CS385, Fall 2010
Theory of Computation
Problem Set 2 Solutions

This page is located at http://www.cs.bc.edu/~alvarez/Theory/PS2/ps2.sol.html

  1. Design a DFA that recognizes the language of all strings over the alphabet {a, b} that contain the substring ba and exactly two a's (including the one in ba). Provide the state transition diagram, as well as the five ingredients in the formal definition of DFA. Hint: try to carry out the construction by combining two machines, one for each part of the above description of the language.


    The target language is described as the intersection of two languages A and B over the same language {a,b}. The language A consists of all strings that contain ba as a substring, and the language B consists of all strings that contain exactly two a's. Notice that each of the languages A and B is regular, since you can construct a DFA that recognizes A and another DFA that recognizes B.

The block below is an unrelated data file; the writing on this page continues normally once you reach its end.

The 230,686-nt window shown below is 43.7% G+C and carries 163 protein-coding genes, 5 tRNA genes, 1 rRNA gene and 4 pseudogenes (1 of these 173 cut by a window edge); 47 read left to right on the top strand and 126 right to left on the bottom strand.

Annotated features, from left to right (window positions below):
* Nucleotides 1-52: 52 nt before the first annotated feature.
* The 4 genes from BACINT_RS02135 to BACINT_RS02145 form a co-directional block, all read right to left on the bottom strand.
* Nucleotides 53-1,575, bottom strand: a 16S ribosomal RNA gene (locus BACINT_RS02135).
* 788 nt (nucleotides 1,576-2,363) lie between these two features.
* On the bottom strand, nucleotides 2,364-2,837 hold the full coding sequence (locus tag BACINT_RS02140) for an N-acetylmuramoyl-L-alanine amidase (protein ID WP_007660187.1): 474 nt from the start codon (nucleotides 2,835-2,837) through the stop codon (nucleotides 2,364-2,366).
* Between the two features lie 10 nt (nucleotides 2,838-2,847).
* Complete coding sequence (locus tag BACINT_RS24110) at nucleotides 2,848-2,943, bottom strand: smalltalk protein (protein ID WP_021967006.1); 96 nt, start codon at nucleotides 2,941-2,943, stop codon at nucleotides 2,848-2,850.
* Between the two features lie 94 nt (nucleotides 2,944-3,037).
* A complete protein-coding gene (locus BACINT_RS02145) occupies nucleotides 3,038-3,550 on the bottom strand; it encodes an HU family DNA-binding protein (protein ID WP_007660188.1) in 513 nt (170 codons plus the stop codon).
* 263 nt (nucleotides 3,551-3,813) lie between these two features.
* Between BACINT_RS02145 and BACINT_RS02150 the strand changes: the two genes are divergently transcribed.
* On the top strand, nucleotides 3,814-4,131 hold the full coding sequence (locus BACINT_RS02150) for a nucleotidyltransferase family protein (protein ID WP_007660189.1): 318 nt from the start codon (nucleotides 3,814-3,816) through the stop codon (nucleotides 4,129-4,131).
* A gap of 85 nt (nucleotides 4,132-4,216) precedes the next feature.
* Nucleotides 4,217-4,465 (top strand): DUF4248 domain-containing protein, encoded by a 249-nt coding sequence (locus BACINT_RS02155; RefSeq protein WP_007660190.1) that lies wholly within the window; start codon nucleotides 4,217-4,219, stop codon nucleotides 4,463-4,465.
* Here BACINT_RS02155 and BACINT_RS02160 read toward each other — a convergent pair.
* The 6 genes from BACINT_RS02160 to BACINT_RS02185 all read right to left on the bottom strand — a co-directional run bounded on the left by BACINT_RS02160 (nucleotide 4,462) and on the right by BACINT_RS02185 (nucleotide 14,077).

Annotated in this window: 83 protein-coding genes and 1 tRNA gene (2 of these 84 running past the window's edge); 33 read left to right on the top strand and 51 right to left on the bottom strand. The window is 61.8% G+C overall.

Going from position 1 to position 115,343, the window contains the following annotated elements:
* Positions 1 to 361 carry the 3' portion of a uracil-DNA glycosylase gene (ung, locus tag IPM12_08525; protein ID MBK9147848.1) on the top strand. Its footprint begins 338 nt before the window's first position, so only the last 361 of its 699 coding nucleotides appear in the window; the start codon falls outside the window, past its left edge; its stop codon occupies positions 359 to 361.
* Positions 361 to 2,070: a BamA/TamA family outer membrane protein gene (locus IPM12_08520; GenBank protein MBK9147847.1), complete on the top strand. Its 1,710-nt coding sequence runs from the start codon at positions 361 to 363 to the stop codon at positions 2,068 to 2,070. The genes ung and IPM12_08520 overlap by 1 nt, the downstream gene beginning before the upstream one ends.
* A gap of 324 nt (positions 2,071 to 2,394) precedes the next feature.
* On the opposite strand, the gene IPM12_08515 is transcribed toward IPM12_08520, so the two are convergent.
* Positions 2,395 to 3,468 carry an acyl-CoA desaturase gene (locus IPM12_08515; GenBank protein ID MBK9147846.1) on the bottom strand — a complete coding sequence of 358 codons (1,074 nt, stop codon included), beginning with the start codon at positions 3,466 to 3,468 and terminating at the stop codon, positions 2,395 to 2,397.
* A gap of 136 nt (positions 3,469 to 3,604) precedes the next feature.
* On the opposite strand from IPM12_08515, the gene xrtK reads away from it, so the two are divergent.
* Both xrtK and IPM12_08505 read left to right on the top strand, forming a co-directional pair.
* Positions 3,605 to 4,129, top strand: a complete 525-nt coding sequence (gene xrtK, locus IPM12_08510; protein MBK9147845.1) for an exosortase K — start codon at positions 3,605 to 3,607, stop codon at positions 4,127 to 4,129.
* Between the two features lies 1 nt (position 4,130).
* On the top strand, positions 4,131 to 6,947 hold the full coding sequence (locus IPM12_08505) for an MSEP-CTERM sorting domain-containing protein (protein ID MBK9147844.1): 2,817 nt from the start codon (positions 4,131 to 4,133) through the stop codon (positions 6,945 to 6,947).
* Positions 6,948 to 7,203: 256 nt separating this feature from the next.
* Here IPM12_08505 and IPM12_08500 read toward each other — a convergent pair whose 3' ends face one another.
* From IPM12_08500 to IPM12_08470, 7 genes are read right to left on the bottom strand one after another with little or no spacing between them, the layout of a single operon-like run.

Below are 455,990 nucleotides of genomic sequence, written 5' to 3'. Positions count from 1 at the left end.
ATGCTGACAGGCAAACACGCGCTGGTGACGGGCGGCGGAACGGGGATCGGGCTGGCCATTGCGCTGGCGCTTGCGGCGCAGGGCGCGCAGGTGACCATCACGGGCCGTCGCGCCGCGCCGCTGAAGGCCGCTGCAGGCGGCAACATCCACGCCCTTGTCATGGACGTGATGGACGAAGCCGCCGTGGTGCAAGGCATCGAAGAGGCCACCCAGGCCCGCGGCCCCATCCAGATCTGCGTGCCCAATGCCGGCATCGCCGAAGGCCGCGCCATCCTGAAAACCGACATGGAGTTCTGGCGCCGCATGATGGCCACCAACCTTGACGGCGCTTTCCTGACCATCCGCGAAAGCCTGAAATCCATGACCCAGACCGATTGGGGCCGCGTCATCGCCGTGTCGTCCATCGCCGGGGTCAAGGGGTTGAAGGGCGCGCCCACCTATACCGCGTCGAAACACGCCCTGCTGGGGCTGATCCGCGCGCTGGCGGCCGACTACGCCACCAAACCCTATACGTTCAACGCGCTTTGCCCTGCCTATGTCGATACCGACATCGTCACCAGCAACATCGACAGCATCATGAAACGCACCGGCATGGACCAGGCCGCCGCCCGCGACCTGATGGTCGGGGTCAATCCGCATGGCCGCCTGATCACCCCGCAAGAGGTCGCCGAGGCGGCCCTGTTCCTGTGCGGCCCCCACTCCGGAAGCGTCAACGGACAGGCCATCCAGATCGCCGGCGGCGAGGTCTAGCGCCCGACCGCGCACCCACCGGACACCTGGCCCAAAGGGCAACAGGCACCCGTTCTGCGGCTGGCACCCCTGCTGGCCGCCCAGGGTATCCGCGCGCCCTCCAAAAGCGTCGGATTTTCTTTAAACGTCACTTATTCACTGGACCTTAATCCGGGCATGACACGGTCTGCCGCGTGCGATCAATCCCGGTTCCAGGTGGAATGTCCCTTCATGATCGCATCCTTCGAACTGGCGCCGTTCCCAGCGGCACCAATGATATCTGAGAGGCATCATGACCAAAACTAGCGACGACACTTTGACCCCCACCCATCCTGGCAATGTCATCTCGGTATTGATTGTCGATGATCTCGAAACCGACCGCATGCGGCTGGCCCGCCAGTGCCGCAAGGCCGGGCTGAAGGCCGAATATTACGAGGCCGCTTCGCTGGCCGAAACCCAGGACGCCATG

We will solve the more general problem of constructing a DFA that recognizes the intersection of two regular languages. Suppose you have two DFA's M1 and M2. For each of these machines, assume you know the five ingredients (Qi, Σi, δi, q0i, Fi) of the formal definition, where i is either 1 or 2 as appropriate for each machine. Assume that both machines have the same input alphabet Σ, that is, that Σ12=Σ. We wish to build a DFA that recognizes the intersection of the two DFA-regular languages L(M1) and L(M2). We'll use the Cartesian product idea discussed in class for the case of the union of two DFA-regular languages. The point is that we still wish to do a parallel simulation of the two machines. So, we define the following ingredients for the new machine:

    • Q = Q1 x Q2
    • Σ = same as for either of the two machines
    • δ = δ1 x δ2, that is, δ( (q,q'), s ) = ( δ1(q,s), δ2(q',s) ) for all states q in Q1 and q' in Q2 and all symbols s in Σ.
    • q0 = (q01,q02)